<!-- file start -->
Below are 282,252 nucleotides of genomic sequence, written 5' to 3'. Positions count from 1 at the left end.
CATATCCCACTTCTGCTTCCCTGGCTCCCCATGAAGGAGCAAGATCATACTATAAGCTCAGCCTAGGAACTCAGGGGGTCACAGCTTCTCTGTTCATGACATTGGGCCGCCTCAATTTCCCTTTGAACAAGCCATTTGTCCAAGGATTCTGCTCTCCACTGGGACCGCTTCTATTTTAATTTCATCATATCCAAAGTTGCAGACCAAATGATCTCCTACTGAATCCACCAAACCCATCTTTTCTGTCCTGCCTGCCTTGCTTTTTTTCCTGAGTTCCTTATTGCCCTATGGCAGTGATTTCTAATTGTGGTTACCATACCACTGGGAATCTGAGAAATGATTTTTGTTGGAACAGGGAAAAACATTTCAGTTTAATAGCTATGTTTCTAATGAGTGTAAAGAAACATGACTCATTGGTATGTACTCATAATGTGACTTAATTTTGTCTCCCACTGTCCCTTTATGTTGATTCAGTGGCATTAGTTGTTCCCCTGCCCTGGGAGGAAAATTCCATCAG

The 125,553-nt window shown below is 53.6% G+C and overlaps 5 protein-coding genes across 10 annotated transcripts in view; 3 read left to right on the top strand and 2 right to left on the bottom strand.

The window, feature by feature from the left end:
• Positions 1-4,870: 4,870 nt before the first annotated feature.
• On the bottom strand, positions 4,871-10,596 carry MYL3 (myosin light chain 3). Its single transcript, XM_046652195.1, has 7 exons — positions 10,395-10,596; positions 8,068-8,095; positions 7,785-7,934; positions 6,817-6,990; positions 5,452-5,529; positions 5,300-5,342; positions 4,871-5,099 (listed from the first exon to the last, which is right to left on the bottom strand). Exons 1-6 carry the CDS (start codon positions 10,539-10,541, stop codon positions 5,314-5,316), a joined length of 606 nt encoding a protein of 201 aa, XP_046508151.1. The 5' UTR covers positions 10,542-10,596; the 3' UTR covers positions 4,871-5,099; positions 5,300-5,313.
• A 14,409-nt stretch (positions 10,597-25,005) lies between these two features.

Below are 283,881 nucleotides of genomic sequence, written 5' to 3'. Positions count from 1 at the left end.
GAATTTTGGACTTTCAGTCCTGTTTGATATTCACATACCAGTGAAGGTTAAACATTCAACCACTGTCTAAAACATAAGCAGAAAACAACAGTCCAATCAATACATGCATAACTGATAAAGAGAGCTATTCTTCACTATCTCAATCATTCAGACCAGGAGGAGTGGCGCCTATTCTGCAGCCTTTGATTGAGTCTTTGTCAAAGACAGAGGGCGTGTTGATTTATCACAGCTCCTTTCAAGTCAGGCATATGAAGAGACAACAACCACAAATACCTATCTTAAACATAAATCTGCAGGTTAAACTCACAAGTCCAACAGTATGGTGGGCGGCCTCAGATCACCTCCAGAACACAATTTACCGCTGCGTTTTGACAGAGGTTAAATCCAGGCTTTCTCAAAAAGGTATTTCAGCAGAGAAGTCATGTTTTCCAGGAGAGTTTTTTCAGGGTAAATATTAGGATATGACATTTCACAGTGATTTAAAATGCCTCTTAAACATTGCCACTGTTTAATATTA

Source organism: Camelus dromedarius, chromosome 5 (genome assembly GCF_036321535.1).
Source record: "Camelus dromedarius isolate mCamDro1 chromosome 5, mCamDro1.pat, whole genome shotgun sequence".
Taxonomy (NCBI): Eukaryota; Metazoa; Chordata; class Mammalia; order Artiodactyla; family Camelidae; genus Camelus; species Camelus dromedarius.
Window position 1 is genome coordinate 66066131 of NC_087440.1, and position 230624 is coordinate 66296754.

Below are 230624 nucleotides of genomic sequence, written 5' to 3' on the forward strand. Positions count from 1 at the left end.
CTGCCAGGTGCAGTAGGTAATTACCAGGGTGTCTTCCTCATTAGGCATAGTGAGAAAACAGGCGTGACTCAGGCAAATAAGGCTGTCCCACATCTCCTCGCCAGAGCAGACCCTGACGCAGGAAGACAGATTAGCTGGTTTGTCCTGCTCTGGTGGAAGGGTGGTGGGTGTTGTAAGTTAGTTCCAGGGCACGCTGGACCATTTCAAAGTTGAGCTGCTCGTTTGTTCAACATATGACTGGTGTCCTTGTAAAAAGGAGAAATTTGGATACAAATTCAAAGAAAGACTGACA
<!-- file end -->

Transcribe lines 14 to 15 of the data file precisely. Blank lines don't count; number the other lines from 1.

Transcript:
Below are 230624 nucleotides of genomic sequence, written 5' to 3' on the forward strand. Positions count from 1 at the left end.
CTGCCAGGTGCAGTAGGTAATTACCAGGGTGTCTTCCTCATTAGGCATAGTGAGAAAACAGGCGTGACTCAGGCAAATAAGGCTGTCCCACATCTCCTCGCCAGAGCAGACCCTGACGCAGGAAGACAGATTAGCTGGTTTGTCCTGCTCTGGTGGAAGGGTGGTGGGTGTTGTAAGTTAGTTCCAGGGCACGCTGGACCATTTCAAAGTTGAGCTGCTCGTTTGTTCAACATATGACTGGTGTCCTTGTAAAAAGGAGAAATTTGGATACAAATTCAAAGAAAGACTGACA